The other aspect of the LVF Rosé that I really like is that it's one of the few French rosé out there in my area that comes in a 1.5 liter bottle. If I don't get the big bottles, I tend to power through it a little too quickly.

In any case, if you stop by the HQ, you'll probably find a bottle of this in the fridge. I'd invite you to help yourself, but that might entail breaking and entering.

The Tour's next area will be the Rhone Valley, where we'll definitely find some wine...

Wednesday, July 06, 2016

Naked Vine One-Hitter: Following the Tour de France, sorta.

Hey everyone! It's Tour de France time! You know, the one time a year where Americans pay cursory attention to the sport of cycling. (The leading American as of the writing of this article was household name Tejay Van Garderen, currently in 15th.)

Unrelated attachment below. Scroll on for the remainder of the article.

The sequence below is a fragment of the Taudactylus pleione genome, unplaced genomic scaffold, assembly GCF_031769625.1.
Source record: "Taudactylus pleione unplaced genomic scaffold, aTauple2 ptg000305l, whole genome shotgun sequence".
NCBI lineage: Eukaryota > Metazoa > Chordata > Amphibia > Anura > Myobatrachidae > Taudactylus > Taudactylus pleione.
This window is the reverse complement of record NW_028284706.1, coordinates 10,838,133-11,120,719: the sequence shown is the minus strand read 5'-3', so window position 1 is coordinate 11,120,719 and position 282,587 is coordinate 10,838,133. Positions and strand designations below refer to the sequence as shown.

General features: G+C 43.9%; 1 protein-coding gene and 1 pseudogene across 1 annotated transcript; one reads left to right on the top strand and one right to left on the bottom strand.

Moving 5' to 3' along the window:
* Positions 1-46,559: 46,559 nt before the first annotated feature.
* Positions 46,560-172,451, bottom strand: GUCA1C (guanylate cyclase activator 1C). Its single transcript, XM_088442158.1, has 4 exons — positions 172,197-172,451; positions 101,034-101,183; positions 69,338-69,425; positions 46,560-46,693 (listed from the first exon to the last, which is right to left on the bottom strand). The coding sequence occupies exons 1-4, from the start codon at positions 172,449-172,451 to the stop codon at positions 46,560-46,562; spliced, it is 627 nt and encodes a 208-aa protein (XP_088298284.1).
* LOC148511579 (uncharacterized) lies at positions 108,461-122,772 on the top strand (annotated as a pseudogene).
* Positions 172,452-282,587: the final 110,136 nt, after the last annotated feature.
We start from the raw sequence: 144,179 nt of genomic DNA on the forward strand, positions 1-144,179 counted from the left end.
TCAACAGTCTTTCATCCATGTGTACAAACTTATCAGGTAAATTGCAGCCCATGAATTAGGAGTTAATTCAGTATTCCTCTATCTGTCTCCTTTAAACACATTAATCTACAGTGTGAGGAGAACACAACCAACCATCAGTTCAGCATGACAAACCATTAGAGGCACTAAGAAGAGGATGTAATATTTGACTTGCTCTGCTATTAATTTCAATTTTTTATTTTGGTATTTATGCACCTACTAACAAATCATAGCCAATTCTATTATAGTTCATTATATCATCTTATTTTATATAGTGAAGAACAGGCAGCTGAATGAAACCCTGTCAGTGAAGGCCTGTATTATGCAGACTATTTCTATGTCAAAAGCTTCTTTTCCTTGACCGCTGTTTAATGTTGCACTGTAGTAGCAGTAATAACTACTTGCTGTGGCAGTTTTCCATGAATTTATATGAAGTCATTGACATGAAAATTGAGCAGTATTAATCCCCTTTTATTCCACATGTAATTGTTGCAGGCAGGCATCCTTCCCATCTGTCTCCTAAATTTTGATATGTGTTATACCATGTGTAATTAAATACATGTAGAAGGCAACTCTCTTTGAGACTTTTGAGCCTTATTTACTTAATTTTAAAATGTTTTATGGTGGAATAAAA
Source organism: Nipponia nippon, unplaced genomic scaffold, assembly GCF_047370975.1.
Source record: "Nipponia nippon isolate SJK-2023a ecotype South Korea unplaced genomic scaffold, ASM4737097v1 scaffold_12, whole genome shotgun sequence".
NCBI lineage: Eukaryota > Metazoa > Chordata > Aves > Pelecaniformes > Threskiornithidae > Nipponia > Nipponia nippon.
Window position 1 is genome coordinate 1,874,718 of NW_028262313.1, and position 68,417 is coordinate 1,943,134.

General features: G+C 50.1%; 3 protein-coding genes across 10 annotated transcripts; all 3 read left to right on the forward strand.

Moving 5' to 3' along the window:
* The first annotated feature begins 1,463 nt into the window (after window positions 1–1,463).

I thought it might be fun to write a series of articles tracking the wines of the various regions through which the riders were speeding. (The idea came from Sean at Colangelo.)

In years past, I remember the Tour basically zooming through all of the various regions of France, but this year is different. This year, they started with several runs around Utah Beach, the site of the Allied D-Day invasion. From there, the peloton will make its way south through Saumur and Limoges before heading towards the south of France.

Unfortunately, the route skirts most of the major wine producing regions, like Bordeaux and Burgundy -- and the subregions therein. Northwest France isn't really known for producing much wine, and I don't really have the cash to casually write about Armagnac, which is where the riders are headed today.